COVID-The COVID-19 pandemic in Ghana is part of the worldwide pandemic of coronavirus disease 2019 (COVID-19) caused by severe acute respiratory syndrome coronavirus 2 (SARS-CoV-2). The first two cases in Ghana were confirmed on 12 March 2020, when two infected people came to Ghana, one from Norway and the other from Turkey.

Joint meetings among major stakeholders were conducted as well as training sessions organised for teachers and other professionals on how to handle suspected cases of novel COVID-19. Measures instituted by the President of Ghana on the 15th of March 2020 included bans on school activities, bans on all social gatherings, and a temporary lockdown and restrictions of the movements of people in the Greater Accra and Ashanti Regions of Ghana .At an emergency press briefing on 12 March 2020 Health Minister Kwaku Agyemang-Manu announced Ghana’s first two confirmed cases (in Accra) . The two cases were people who returned to the country from Norway and Turkey which made them the first actual cases of COVID-19 in Ghana.

Initially the Government of Ghana banned all public gatherings including conferences, workshops, funerals, festivals, political rallies, church activities and other related events to reduce the spread of the virus. Beaches were also closed. Basic schools, senior high schools and universities, both public and private, were also closed. Only BECE and WASSCE candidates were permitted to remain in school under social distancing protocols. On 30 March, the partial lock down of Accra and Kumasi took effect. Members of the Executive, Legislature and the Judiciary; and some services such as those that were involved in the production, distribution and marketing of food, beverages, pharmaceuticals, medicine were exempted from the restrictions.

On 11 May 2020, the government of Ghana through the office of the Ghana tourism Authority, gave hotels, bars and restaurants permission to reopen but to operate under enhanced social distancing procedures.In a televised address, the president extended the ban on social gatherings till the last day of May 2020.Public transport vehicle operators were also given directives to enforce in vehicle physical distancing, while commuters were expected to use face masks within vehicles. Compliance to these directives however would be varied, with most (98%) operators adhering to the guidelines on physical distancing, although significant number of commuters were not adhering to the guidelines on face mask.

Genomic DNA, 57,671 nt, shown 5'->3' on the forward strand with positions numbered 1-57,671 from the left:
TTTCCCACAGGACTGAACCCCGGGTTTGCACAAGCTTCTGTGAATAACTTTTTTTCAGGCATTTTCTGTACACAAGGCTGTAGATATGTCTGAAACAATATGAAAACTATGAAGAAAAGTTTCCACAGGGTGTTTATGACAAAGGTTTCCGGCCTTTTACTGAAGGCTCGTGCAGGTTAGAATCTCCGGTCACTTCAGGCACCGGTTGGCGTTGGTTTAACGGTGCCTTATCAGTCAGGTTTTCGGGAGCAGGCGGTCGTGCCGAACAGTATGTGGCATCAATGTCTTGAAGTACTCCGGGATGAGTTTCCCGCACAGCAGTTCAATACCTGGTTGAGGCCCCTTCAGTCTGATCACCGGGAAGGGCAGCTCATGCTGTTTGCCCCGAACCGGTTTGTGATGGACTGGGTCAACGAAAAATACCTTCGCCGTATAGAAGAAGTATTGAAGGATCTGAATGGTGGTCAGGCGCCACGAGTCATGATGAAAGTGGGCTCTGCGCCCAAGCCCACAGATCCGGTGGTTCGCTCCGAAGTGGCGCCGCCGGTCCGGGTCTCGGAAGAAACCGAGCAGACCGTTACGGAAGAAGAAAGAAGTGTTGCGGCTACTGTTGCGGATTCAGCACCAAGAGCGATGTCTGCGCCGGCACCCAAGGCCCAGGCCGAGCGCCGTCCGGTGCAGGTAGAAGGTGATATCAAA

The president lifted the ban on COVID-19 related restrictions on transport operators by allowing them to operate to full capacity. He also lifted restrictions on Tourist sites in the country. He further eased restrictions on religious worships in the country. The cup on the number of persons in a worship which was initially the 100 people was removed. The President Nana Addo Dankwa Akufo-Addo increased the duration from one hour to two hours and these take effect on Saturday, 1 August 2020. He further claimed Ghana’s border closure still stands despite easing some COVID-19 restrictions.

August 7, 2020 recorded 455 new positive cases therefore increasing the country’s case count to 40,097. Eight new deaths have also been recorded, pushing the number of deaths from the virus to 206. 436 new COVID-19 cases recorded on August 8, 2020 has came from samples that were taken between July 17 and August 4, 2020. A new COVID-19 Business Tracker Survey conducted by the Ghana Statistical Service (GSS), in collaboration with the United Nations Development Programme (UNDP), and the World Bank showed that about 770,000 workers (25.7% of the total workforce), had their wages reduced and about 42,000 employees were laid off during the country’s COVID-19 partial lock-down. On 20 May 2020, it was confirmed 30 health workers tested positive for the virus in Ashanti region during their line of duty. It was confirmed by the Regional Director of Health Services. Affected persons were front-line workers managing the disease in the region. 173 new cases were confirmed making Ghana’s case move to 6,269 according to Ghana Health Service.

Ghana’s Trades Union Congress (TUC), revealed an estimated 100,000 job losses in the formal sector and 400,000 in the informal sector after a market research. All these jobs were lost in less than 6 months after the first COVID-19 case in March, 2020.